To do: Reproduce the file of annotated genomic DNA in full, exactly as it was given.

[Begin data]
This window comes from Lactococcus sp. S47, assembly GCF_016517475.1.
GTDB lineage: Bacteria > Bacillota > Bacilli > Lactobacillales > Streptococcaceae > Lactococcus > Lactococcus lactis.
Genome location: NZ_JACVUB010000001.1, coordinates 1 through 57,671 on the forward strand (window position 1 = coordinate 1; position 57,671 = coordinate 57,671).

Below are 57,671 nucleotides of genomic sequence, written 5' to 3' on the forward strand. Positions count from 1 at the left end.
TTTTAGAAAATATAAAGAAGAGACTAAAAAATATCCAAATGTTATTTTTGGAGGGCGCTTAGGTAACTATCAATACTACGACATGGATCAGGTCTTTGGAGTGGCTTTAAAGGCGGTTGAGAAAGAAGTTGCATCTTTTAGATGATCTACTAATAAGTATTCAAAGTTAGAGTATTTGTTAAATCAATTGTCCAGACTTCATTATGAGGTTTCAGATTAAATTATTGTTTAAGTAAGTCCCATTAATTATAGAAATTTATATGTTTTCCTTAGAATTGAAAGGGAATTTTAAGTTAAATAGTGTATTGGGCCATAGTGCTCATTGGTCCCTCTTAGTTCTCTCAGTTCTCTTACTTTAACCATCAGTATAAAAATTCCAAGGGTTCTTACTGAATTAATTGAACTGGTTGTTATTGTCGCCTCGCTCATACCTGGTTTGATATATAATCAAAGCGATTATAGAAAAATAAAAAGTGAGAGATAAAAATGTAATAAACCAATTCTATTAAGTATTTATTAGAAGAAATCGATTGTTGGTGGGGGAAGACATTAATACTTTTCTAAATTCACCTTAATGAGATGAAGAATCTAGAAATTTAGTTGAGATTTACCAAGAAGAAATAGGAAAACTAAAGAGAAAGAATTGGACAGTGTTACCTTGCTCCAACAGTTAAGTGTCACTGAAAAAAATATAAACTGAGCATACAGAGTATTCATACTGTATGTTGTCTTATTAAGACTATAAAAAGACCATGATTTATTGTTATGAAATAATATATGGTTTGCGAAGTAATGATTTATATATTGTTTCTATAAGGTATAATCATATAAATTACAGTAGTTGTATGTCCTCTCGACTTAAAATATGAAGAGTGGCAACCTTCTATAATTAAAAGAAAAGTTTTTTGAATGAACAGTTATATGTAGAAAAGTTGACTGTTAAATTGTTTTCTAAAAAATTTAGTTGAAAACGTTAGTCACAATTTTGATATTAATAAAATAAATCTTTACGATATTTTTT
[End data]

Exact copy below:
This window comes from Lactococcus sp. S47, assembly GCF_016517475.1.
GTDB lineage: Bacteria > Bacillota > Bacilli > Lactobacillales > Streptococcaceae > Lactococcus > Lactococcus lactis.
Genome location: NZ_JACVUB010000001.1, coordinates 1 through 57,671 on the forward strand (window position 1 = coordinate 1; position 57,671 = coordinate 57,671).

Below are 57,671 nucleotides of genomic sequence, written 5' to 3' on the forward strand. Positions count from 1 at the left end.
TTTTAGAAAATATAAAGAAGAGACTAAAAAATATCCAAATGTTATTTTTGGAGGGCGCTTAGGTAACTATCAATACTACGACATGGATCAGGTCTTTGGAGTGGCTTTAAAGGCGGTTGAGAAAGAAGTTGCATCTTTTAGATGATCTACTAATAAGTATTCAAAGTTAGAGTATTTGTTAAATCAATTGTCCAGACTTCATTATGAGGTTTCAGATTAAATTATTGTTTAAGTAAGTCCCATTAATTATAGAAATTTATATGTTTTCCTTAGAATTGAAAGGGAATTTTAAGTTAAATAGTGTATTGGGCCATAGTGCTCATTGGTCCCTCTTAGTTCTCTCAGTTCTCTTACTTTAACCATCAGTATAAAAATTCCAAGGGTTCTTACTGAATTAATTGAACTGGTTGTTATTGTCGCCTCGCTCATACCTGGTTTGATATATAATCAAAGCGATTATAGAAAAATAAAAAGTGAGAGATAAAAATGTAATAAACCAATTCTATTAAGTATTTATTAGAAGAAATCGATTGTTGGTGGGGGAAGACATTAATACTTTTCTAAATTCACCTTAATGAGATGAAGAATCTAGAAATTTAGTTGAGATTTACCAAGAAGAAATAGGAAAACTAAAGAGAAAGAATTGGACAGTGTTACCTTGCTCCAACAGTTAAGTGTCACTGAAAAAAATATAAACTGAGCATACAGAGTATTCATACTGTATGTTGTCTTATTAAGACTATAAAAAGACCATGATTTATTGTTATGAAATAATATATGGTTTGCGAAGTAATGATTTATATATTGTTTCTATAAGGTATAATCATATAAATTACAGTAGTTGTATGTCCTCTCGACTTAAAATATGAAGAGTGGCAACCTTCTATAATTAAAAGAAAAGTTTTTTGAATGAACAGTTATATGTAGAAAAGTTGACTGTTAAATTGTTTTCTAAAAAATTTAGTTGAAAACGTTAGTCACAATTTTGATATTAATAAAATAAATCTTTACGATATTTTTT